Saturday, June 27, 2020

Flip-top Bottles at Aldi's


If you enjoy making your own kombucha at home, you need to stop in Aldi's and buy their sparkling lemonade (non-alcoholic) just for the flip-top bottle it comes in. My kids said the lemonade was very good too. (I wouldn't know, as I have been sugar-free on keto for over two years now. 😋) 

These bottles are very expensive to buy in a case. I paid $2.19 for what I think was a one liter bottle. They are glass and well made.

Sealing the bottles of kombucha airtight on the second ferment will produce a fizzy beverage. This is usually when you would add fruit or juice if you want--mixed berries and pineapple juice with ginger were our favorites. I have used pint canning jars with reused metal lids screwed down very tightly. This wasn't always successful. These bottles are perfect for the job.

Friday, June 19, 2020

Ameraucana Eggs in the 'Bator


I have another batch of eggs going in the incubator, hatch date set for Wednesday, July 8, 2020. These are Ameraucana eggs, a mix of self-blue lavender, cuckoo and black. 

My husband says I don't need anymore chickens. I told him I'm selling some Silkies to make room for more! 🤣 I will even come out ahead.

I am thinking I will cross these with my Easter Eggers to bring up their blue. 
Blue is my favorite color. 😍

Tuesday, June 16, 2020

Trimming rooster spurs with a Dremel

As I was putting leg bands on my older Silkies the other day, I noticed one of the spurs on my painted rooster, Rocky, had curved backward and begun to impale itself into his leg. My husband was working in the garage, so I brought the rooster up and we immediately got it trimmed. 

I have seen another method where they put a hot baked potato on a rooster's spurs to loosen them and then twist them off. Leaving the quick exposed like that looks more painful to me. I thought I'd show you how it works to trim them with a Dremel rotary tool.

We get the little brown cutting wheels. I'm not sure the specs or part number, but see the photo below. It works like a tiny angle grinder.

You can wrap the rooster in a towel if you wish, but I just hold him tightly with his head under my arm and restrain the leg. My husband uses his free hand to hold the foot as well. It is important that the rooster holds still so you can make an accurate cut.

You want to leave about a half of an inch stub. You don't want to cut too close or flush with the leg. The main goal is to take the sharp tip down so that the rooster won't hurt the hens or himself when he walks or worse, stab someone or another rooster by flogging. It will slowly regrow. I find it sufficient to trim them once a year in the spring before breeding season hits full swing.

The great thing about this method is that it is very quick, minimally painful for the rooster and the speed of the wheel cauterizes the quick and you should have little to no bleeding. Recovery is quicker than the other methods of twisting them off and there is no need to apply medicine or isolate the bird for time to heal.

You can see from the picture below how clean the cut is.

You can see from this angle how the spur had curved back toward the leg. It made a complete U-turn. I've never seen this happen before in my 12 years of chicken keeping. Perhaps he had injured it. The other spur was normal.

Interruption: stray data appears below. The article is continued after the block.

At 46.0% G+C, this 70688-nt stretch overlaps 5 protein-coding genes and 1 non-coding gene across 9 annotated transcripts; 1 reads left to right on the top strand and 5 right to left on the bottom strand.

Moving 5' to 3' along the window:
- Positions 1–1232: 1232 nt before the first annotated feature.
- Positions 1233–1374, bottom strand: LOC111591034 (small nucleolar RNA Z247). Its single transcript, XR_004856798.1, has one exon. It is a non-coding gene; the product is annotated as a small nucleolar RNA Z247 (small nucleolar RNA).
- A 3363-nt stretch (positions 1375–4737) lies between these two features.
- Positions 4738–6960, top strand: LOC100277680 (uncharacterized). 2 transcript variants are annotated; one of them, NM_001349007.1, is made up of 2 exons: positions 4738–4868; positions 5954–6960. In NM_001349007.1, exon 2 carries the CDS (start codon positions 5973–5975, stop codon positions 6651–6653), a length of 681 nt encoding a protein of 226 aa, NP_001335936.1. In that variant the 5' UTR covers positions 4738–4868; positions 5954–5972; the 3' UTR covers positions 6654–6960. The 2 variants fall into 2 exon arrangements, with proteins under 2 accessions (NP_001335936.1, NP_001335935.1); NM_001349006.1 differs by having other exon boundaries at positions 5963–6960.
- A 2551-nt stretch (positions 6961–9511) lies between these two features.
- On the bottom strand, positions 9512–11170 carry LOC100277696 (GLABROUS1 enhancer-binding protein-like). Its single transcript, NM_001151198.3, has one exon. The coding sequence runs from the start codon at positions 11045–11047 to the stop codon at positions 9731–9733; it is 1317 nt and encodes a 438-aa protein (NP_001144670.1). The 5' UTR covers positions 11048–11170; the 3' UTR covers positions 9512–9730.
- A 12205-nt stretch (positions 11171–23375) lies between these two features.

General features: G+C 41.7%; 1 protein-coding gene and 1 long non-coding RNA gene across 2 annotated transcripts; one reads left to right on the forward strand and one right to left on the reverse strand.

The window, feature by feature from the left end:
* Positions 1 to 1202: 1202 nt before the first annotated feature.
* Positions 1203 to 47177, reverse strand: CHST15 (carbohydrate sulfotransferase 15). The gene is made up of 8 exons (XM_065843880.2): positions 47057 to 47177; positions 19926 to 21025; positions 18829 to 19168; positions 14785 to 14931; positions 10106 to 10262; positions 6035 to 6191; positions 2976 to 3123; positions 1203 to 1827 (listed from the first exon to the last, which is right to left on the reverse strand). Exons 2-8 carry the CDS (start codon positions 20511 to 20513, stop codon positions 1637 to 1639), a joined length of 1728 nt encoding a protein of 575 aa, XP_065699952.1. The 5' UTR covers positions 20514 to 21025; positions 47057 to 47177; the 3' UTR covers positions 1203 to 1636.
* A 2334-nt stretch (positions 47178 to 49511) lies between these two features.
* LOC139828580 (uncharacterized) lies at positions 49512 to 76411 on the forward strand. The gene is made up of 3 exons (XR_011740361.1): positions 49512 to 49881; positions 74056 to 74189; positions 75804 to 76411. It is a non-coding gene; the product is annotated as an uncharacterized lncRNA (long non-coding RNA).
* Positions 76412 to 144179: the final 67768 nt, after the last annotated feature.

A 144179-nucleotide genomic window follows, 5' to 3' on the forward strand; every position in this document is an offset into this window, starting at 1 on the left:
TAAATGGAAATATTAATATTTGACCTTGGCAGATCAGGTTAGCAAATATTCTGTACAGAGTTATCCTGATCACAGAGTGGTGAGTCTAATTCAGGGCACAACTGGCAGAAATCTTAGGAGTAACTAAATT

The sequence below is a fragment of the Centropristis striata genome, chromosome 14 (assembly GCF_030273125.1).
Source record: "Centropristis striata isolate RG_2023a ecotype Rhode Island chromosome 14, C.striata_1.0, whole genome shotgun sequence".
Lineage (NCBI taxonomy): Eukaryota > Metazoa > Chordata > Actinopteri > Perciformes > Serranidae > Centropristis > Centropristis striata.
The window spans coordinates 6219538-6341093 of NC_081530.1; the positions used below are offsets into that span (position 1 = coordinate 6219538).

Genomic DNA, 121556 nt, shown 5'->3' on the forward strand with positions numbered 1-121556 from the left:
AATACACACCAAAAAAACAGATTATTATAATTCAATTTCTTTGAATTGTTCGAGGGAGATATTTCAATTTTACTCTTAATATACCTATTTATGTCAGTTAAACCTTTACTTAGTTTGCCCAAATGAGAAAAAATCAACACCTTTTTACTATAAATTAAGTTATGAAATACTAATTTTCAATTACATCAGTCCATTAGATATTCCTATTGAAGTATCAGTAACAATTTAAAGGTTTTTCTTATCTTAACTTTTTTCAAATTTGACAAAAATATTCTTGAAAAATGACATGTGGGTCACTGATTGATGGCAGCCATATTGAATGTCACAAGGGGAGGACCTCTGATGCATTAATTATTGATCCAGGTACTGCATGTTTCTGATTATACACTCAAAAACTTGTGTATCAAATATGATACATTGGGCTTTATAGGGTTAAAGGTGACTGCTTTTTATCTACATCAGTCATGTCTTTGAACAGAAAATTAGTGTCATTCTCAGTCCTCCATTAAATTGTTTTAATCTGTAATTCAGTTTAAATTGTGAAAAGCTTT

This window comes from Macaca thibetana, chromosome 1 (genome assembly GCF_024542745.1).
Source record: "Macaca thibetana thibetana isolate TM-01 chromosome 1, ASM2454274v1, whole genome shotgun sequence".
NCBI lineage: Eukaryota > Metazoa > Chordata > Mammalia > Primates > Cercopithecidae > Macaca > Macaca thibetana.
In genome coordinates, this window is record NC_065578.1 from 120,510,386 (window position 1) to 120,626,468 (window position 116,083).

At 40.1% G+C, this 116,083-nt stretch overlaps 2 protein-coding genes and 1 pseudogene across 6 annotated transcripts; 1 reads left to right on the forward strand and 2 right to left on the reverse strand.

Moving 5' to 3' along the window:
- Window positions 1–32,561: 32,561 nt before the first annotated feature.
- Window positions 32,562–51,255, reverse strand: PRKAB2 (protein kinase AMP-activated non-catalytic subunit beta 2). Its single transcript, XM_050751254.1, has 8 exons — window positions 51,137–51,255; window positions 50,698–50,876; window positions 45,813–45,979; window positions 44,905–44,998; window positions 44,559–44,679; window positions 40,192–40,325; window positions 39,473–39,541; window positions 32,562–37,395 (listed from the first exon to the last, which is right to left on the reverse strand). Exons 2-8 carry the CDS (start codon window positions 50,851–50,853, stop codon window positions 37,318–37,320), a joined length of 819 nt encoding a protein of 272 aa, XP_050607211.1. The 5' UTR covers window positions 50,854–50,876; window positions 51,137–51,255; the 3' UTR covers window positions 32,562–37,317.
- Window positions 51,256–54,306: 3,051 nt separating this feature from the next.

All done and no worse for wear. Rocky's ready to go back to his girls. 

Friday, May 15, 2020

Chickens in the Garden


I wanted to brag on my chickens a little and show you what good garden helpers they are. 😊

This upper quadrant of the garden is a perfectly bare square of dirt since I put my bantams on it this past winter. I have 6 silkies and 2 other bantams in that coop and they have been way more aggressive getting after every green and growing thing in their area. The smaller fenced area was to keep them out of the asparagus patch. 

The big chickens further over have done a lot to keep the weeds down in their area too. They had a big pile of compost they decimated for me. I've taken to making a pile in one corner of the garden each year of all manure, clippings and scraps. I don't want to waste any of the good stuff. 

I'll lime, till and plant the top half of the garden just as soon as it ever quits raining long enough. 

I've been working with these Poultry Net electric fences from Premier1 for about 6 years now. They are amazingly effective and I can't say enough good things about them. They're super easy for me to move by myself and I've had no losses to dogs, opossums, coons, etc. since I started using them. I have lost a couple to hawks, but that was while allowing the chickens to range outside the fence. The fences are strong and haven't degraded in that time either. I have three of them now for rotating their pasture and keeping different flocks separated. Occasionally I will get some stubborn girl who wants to fly out, but I just clip the flight feathers on one wing and that puts an end to that.

So anyway, this has been an easy way for me to cultivate and fertilize my garden and I highly recommend it. Those accursed weeds can be very discouraging for me otherwise. The droppings are incorporated quickly and thoroughly enough that it doesn't get "hot".